Next-Gen Debit

Debit Leads Payments Preference Parade

debit card online shopping

In disasters of the recent past there has been a marked shift away from credit toward debit. Households and even small and medium-sized businesses (SMBs) tend to conserve during troubled times, economic or otherwise.

This time, the charm of options — debit or credit — has made payments preference a key factor in the success or failure of businesses as they reopen and reinvent.

PYMNTS’ latest Next-Gen Debit Tracker® done in collaboration with PULSE, a Discover company, delves into debit trends like that, exploring options that merchants and their payments tech partners are using to keeping volume up as the economy reopens.

“Understanding consumers’ new approaches to commerce can help merchants and FIs cater to customers’ needs during the pandemic and anticipate which behavioral changes may continue into the future,” the Tracker states. “Consumers are … rethinking whether they should be paying for goods with cash, credit cards or debit cards. Concerns about the virus lingering on paper bills or POS terminals have made some consumers and merchants favor digital purchasing. Consumers must also consider whether it still makes sense to use credit when cash is tight, or if doing so will put them into debt that could become harder to pay off as job losses deepen.”

Merchants Fastrack Evolution

As COVID-19 learnings are synthesized, merchants are finding that payments preference and choice played a significant role in digital purchasing decisions during the lockdowns.

“At PULSE, we are seeing merchants evolve their business models to offer consumers the payment options they expect,” PULSE Executive Vice President of Product Management Jennifer Schroeder told PYMNTS.

“In some cases, this means implementing contactless payments at the point of sale, and in other cases, the efforts are focused on offering a variety of checkout experiences, like ‘pay and pick up.’ PULSE supports all of these transaction types whether they originate inside a store, in-app or online,” Schroeder said. “Learnings and data from prior economic downturns tell us that consumers will prefer debit over credit in uncertain times. It is likely that consumers will never again shop the way they did before the pandemic, whether for reasons of safety or convenience. In either case, PULSE and the payments industry remain focused on ensuring consumers can pay any way and anywhere they want using a debit card.”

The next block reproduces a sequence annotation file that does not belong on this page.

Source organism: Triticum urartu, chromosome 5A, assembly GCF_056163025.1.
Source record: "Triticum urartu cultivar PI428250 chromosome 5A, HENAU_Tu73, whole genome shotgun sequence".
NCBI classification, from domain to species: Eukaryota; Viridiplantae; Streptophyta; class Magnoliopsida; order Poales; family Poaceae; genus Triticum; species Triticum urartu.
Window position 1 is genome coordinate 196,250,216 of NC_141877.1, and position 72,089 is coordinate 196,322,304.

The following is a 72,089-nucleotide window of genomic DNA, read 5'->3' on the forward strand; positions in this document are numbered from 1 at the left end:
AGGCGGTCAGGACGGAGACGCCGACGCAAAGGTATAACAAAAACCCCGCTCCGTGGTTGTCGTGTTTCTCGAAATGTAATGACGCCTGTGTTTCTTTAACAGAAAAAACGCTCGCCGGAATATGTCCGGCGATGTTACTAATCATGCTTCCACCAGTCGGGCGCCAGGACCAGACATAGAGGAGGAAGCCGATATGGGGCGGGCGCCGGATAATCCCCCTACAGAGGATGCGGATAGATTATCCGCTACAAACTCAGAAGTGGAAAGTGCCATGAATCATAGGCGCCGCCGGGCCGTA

It may be most prevalent in grocery payments now, as consumers adjust buying behaviors. That activity can be extrapolated and is showing up in other verticals as well.

“Credit union service organization (CUSO) PSCU reported that, among its members’ customers, debit spending at grocery stores was up 10 percent year over year for March 17 to March 23,” the Tracker states. “This purchasing continued to rise, with the week of April 6 to April 12 seeing debit card spending at grocery stores hit a level that was 17.3 percent higher than PSCU had seen during the same period in 2019.”

eCommerce and Debit: Not Exclusive

Debit is clearly perceived as a safe haven for consumers when times get tough. But credit usage has actually increased 3.4 percent since January, mostly in settings like in-store retail especially. It shows there’s life for credit, and there’s power for merchants in offering payments choice.

Double that for eCommerce, where payment choice is now a factor in numerous conversions.

“eCommerce volumes have grown significantly, [not just] in terms of overall transaction count but also in average ticket size,” Schroeder told PYMNTS. “Consumers are not only turning to these merchants for everyday items, but also for entertainment. Streaming services — both video and music — and gaming services have seen a significant uptick in debit payments as consumers have enrolled as a way of entertaining themselves and family members as they adhere to shelter-in-place orders.”



The September 2020 Leveraging The Digital Banking Shift Study, PYMNTS examines consumers’ growing use of online and mobile tools to open and manage accounts as well as the factors that are paramount in building and maintaining trust in the current economic environment. The report is based on a survey of nearly 2,200 account-holding U.S. consumers.